Netanyahu’s Bonding Discourse and 1% Decisions

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Netanyahu and bond with Congress

Anything interesting, novel, or exciting about Netanyahu’s speech to Congress was absorbed by the flap over the diplomatic slight. And even if President Obama was feigning a gigantic yawn to signal his disinterest, it was an apt response. To be sure, the Prime Minister is an interesting and engaging fellow who is always worth listening to. But this time there was very little new and the content of the speech was rather bland.

Benjamin Netanyahu lives in a world of 1% decisions. These are decisions that have a low probability of occurrence (1%), but the consequences of being wrong are catastrophic. Hence, the probability of Iran actually using a nuclear weapon – even on Israel – is small, but if you are wrong, well, you will not recover. Decision-makers in these conditions of 1% decisions usually figure they have to protect themselves, that they cannot take the chance of being wrong, so they respond aggressively in order to prevent the low probability occurrence in the first place. This sort of thinking and decision strategizing escalates the consequences quickly. One side, say Netanyahu and Israel, immediately takes more extreme measures because even though the threat is small it is existential. What Netanyahu would really like, although he will not say this directly, is for the United States to bomb Iran. I don’t think this is going to happen under any sort of President but clearly the Prime Minister is trying to scare the United States so we will react more aggressively.

I actually waited a little while before posting about Netanyahu’s speech because I wanted to see what issues emerged. I was pretty sure he would do three things. First, as I said above, he would try to scare the United States into feeling the same existential threat as Israelis. That is, he would work to enlist the support of the United States (and especially the people in that room) with some bonding discourse characteristic of groups with much in common. There would be lots of references to the shared cultural, political, and democratic nature of the United States and Israel. Secondly, I was quite convinced he would portray Iran as a crazed Islamic Republic seeking to dominate first Arab capitals and someday Western ones. There would be references to religious extremism and the triumphalist mentality of jihadism. And third, I knew he would argue that the current efforts to contain Iran’s nuclear capabilities or stop it completely through negotiations was either impossible or as he put it a “bad deal.” He did criticize the nuclear deal implying everybody’s naïveté but his own.

Israel’s foreign policy is based on existential threat. And one cannot be naïve, they do have their share of enemies and anti-Semitism and the equation of Zionism with colonialism is on the increase. But from a rather “rational” standpoint rather than the gut feeling that describes most thinking about Iran’s barbaric and aggressive nature it is just as easy to argue that Iran would not use a nuclear weapon. First, if Iran used a weapon they certainly know that they would invite a response. It would justify the other country, namely Israel, using their weapons. Secondly, any culture that used a nuclear weapon would immediately become an international pariah and suffer in such a way that they might not recover. Third, there are some solid ways to include the international community in Iran’s nuclear program and maintain some control to ensure that its nuclear material does not become weaponized. Netanyahu, as we saw from his acceptance of the speaking engagement without consulting the president, has a tin ear when it comes to diplomacy so why would we expect him to be any better at diplomacy when it comes to Iran?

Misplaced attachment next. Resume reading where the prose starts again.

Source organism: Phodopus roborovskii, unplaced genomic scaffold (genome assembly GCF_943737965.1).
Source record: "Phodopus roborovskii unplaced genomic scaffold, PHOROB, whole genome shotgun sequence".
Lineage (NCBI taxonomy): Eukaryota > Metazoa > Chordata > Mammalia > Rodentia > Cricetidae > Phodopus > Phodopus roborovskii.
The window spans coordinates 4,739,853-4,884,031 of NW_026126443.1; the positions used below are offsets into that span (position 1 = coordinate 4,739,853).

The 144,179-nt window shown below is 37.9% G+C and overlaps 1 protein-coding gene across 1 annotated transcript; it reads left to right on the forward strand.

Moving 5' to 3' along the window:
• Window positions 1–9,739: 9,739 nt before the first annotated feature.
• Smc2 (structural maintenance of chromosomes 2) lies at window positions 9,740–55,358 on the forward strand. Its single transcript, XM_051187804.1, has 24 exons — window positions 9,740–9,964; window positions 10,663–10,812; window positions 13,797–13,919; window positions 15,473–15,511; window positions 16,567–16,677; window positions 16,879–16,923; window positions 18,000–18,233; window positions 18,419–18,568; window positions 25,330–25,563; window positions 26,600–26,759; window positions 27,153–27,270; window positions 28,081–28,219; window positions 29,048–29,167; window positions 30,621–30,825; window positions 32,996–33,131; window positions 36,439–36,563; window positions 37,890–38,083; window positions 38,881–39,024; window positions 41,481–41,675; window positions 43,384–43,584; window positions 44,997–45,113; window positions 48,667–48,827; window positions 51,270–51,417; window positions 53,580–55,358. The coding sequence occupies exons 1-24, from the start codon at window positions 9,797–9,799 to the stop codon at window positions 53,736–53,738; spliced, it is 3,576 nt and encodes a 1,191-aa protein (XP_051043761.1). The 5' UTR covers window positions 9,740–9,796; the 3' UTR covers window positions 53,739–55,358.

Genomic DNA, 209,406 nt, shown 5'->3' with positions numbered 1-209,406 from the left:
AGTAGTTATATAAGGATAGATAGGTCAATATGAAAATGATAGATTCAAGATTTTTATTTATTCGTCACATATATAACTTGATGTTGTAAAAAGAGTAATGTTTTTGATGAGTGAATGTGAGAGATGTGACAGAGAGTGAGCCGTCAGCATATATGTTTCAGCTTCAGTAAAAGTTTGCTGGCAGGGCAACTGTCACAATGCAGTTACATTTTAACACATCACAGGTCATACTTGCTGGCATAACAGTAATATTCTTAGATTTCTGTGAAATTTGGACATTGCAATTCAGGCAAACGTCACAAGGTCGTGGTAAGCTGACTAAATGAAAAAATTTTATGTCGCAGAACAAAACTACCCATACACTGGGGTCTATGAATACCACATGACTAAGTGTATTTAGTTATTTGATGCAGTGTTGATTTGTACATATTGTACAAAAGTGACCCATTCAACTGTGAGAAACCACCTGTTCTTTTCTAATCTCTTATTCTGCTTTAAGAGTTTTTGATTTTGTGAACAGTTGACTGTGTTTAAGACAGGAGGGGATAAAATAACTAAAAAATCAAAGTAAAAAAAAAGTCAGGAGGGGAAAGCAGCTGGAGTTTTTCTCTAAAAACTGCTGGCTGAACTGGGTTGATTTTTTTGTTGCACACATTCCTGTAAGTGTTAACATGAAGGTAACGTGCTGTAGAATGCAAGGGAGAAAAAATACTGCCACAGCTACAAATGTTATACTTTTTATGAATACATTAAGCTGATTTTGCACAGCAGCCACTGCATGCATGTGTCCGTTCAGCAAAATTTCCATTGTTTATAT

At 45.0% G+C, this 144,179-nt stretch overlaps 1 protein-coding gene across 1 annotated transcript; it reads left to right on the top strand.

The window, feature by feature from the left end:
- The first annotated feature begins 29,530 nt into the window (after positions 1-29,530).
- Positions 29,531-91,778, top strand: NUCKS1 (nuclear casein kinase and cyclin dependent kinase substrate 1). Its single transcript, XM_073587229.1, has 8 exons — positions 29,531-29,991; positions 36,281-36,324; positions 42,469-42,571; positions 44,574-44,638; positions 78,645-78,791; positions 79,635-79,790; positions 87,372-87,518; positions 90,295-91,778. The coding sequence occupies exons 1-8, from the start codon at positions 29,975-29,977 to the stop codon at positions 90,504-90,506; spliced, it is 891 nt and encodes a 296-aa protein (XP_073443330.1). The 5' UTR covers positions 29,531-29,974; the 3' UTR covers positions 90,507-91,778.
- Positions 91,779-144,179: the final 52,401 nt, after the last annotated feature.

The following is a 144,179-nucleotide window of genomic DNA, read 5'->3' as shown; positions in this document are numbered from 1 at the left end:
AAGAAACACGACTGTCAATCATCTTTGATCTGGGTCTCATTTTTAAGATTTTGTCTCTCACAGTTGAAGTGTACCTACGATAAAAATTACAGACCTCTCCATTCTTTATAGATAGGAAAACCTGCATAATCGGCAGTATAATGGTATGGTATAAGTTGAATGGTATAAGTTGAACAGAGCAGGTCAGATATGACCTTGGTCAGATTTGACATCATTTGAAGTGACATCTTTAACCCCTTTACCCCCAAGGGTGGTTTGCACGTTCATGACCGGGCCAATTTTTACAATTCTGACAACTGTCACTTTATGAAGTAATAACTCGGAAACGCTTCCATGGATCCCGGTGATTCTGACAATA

I don’t think that other issues (such as his upcoming election) are particularly pertinent although Israelis may have enjoyed the image of their strong leader speaking to the U.S. Congress. It is possible to view Netanyahu’s appearance before the U.S. Congress, which is a fairly conservative Congress, and his bonding discourse as dangerous. When divergent groups “bridge” and try to close gaps between them, more extreme positions are moderated. So, if the Israelis and Palestinians have contact and build a bridge from the discourse of Zionism to Palestinian nation building, then extremists will be marginalized and the discourse of violence will subside. But bonding discourse, which is what Netanyahu did with the Congress, among the like-minded exaggerates differences, intensifies the sense of cohesion, and creates polarization. Netanyahu probably did not accomplish much with respect to the specifics of the treaty with Iran, and he probably did not scare too many people, but he did make his case to the world.

The only problem is that Netanyahu was talking to the wrong people. He does need to talk to the world or bond with his friends – he needs to walk over the bridge and talk to his neighbors.

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Posted on March 7, 2015, in Communication and Conflict Resolution and tagged , . Bookmark the permalink. 1 Comment.

  1. Patricia Droney

    Excellent comments. Very helpful to neophytes such as I. “Walk over the bridge!”

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